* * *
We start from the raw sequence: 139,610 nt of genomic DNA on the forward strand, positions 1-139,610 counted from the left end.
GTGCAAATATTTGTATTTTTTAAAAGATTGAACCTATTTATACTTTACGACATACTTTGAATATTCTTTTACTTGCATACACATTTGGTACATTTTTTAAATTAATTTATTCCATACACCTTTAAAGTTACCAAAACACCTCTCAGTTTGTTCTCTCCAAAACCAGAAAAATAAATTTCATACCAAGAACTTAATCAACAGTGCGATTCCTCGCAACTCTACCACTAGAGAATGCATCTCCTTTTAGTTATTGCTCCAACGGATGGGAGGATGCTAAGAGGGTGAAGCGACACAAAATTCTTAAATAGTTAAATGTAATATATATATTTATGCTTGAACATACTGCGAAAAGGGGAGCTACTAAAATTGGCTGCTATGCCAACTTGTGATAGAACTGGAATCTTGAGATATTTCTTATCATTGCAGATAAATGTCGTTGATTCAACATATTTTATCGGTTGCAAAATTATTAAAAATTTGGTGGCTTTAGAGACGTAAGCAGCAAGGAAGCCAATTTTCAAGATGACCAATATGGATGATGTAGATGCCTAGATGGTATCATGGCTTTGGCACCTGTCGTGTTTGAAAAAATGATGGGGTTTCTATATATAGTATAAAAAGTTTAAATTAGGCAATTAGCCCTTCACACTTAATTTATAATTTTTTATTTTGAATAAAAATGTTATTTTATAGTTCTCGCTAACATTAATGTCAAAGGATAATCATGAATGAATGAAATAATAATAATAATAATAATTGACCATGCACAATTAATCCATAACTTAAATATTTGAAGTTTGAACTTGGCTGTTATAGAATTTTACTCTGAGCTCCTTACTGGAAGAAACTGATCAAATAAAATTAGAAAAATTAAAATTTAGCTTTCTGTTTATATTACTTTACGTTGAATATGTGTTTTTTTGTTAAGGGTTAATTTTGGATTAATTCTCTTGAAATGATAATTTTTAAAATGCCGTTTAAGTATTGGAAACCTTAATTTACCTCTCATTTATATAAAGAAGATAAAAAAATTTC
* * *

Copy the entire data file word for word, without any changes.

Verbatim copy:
We start from the raw sequence: 139,610 nt of genomic DNA on the forward strand, positions 1-139,610 counted from the left end.
GTGCAAATATTTGTATTTTTTAAAAGATTGAACCTATTTATACTTTACGACATACTTTGAATATTCTTTTACTTGCATACACATTTGGTACATTTTTTAAATTAATTTATTCCATACACCTTTAAAGTTACCAAAACACCTCTCAGTTTGTTCTCTCCAAAACCAGAAAAATAAATTTCATACCAAGAACTTAATCAACAGTGCGATTCCTCGCAACTCTACCACTAGAGAATGCATCTCCTTTTAGTTATTGCTCCAACGGATGGGAGGATGCTAAGAGGGTGAAGCGACACAAAATTCTTAAATAGTTAAATGTAATATATATATTTATGCTTGAACATACTGCGAAAAGGGGAGCTACTAAAATTGGCTGCTATGCCAACTTGTGATAGAACTGGAATCTTGAGATATTTCTTATCATTGCAGATAAATGTCGTTGATTCAACATATTTTATCGGTTGCAAAATTATTAAAAATTTGGTGGCTTTAGAGACGTAAGCAGCAAGGAAGCCAATTTTCAAGATGACCAATATGGATGATGTAGATGCCTAGATGGTATCATGGCTTTGGCACCTGTCGTGTTTGAAAAAATGATGGGGTTTCTATATATAGTATAAAAAGTTTAAATTAGGCAATTAGCCCTTCACACTTAATTTATAATTTTTTATTTTGAATAAAAATGTTATTTTATAGTTCTCGCTAACATTAATGTCAAAGGATAATCATGAATGAATGAAATAATAATAATAATAATAATTGACCATGCACAATTAATCCATAACTTAAATATTTGAAGTTTGAACTTGGCTGTTATAGAATTTTACTCTGAGCTCCTTACTGGAAGAAACTGATCAAATAAAATTAGAAAAATTAAAATTTAGCTTTCTGTTTATATTACTTTACGTTGAATATGTGTTTTTTTGTTAAGGGTTAATTTTGGATTAATTCTCTTGAAATGATAATTTTTAAAATGCCGTTTAAGTATTGGAAACCTTAATTTACCTCTCATTTATATAAAGAAGATAAAAAAATTTC